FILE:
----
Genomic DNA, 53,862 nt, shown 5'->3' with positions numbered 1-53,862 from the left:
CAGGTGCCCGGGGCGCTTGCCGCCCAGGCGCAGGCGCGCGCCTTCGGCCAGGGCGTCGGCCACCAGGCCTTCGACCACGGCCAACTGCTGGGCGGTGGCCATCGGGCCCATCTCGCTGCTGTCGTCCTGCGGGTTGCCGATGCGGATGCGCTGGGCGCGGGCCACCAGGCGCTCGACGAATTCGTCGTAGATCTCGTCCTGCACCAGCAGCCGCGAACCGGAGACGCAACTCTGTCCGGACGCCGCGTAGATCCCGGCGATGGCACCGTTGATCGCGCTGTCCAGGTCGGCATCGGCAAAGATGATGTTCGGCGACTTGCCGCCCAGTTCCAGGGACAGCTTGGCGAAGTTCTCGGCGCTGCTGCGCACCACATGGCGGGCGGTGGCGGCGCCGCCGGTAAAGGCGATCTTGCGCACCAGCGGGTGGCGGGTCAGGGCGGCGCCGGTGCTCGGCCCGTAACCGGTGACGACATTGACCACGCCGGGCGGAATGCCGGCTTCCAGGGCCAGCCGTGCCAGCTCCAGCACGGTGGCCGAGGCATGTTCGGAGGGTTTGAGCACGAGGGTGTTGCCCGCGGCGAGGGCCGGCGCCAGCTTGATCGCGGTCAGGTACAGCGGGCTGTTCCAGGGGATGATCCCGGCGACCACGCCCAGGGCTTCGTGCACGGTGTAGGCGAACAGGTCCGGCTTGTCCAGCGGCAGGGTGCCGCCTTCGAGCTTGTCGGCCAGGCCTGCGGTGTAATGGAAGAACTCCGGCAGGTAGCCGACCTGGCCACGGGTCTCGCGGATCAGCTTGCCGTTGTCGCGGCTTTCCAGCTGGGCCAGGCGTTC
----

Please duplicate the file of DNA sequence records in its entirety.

Genomic DNA, 53,862 nt, shown 5'->3' with positions numbered 1-53,862 from the left:
CAGGTGCCCGGGGCGCTTGCCGCCCAGGCGCAGGCGCGCGCCTTCGGCCAGGGCGTCGGCCACCAGGCCTTCGACCACGGCCAACTGCTGGGCGGTGGCCATCGGGCCCATCTCGCTGCTGTCGTCCTGCGGGTTGCCGATGCGGATGCGCTGGGCGCGGGCCACCAGGCGCTCGACGAATTCGTCGTAGATCTCGTCCTGCACCAGCAGCCGCGAACCGGAGACGCAACTCTGTCCGGACGCCGCGTAGATCCCGGCGATGGCACCGTTGATCGCGCTGTCCAGGTCGGCATCGGCAAAGATGATGTTCGGCGACTTGCCGCCCAGTTCCAGGGACAGCTTGGCGAAGTTCTCGGCGCTGCTGCGCACCACATGGCGGGCGGTGGCGGCGCCGCCGGTAAAGGCGATCTTGCGCACCAGCGGGTGGCGGGTCAGGGCGGCGCCGGTGCTCGGCCCGTAACCGGTGACGACATTGACCACGCCGGGCGGAATGCCGGCTTCCAGGGCCAGCCGTGCCAGCTCCAGCACGGTGGCCGAGGCATGTTCGGAGGGTTTGAGCACGAGGGTGTTGCCCGCGGCGAGGGCCGGCGCCAGCTTGATCGCGGTCAGGTACAGCGGGCTGTTCCAGGGGATGATCCCGGCGACCACGCCCAGGGCTTCGTGCACGGTGTAGGCGAACAGGTCCGGCTTGTCCAGCGGCAGGGTGCCGCCTTCGAGCTTGTCGGCCAGGCCTGCGGTGTAATGGAAGAACTCCGGCAGGTAGCCGACCTGGCCACGGGTCTCGCGGATCAGCTTGCCGTTGTCGCGGCTTTCCAGCTGGGCCAGGCGTTC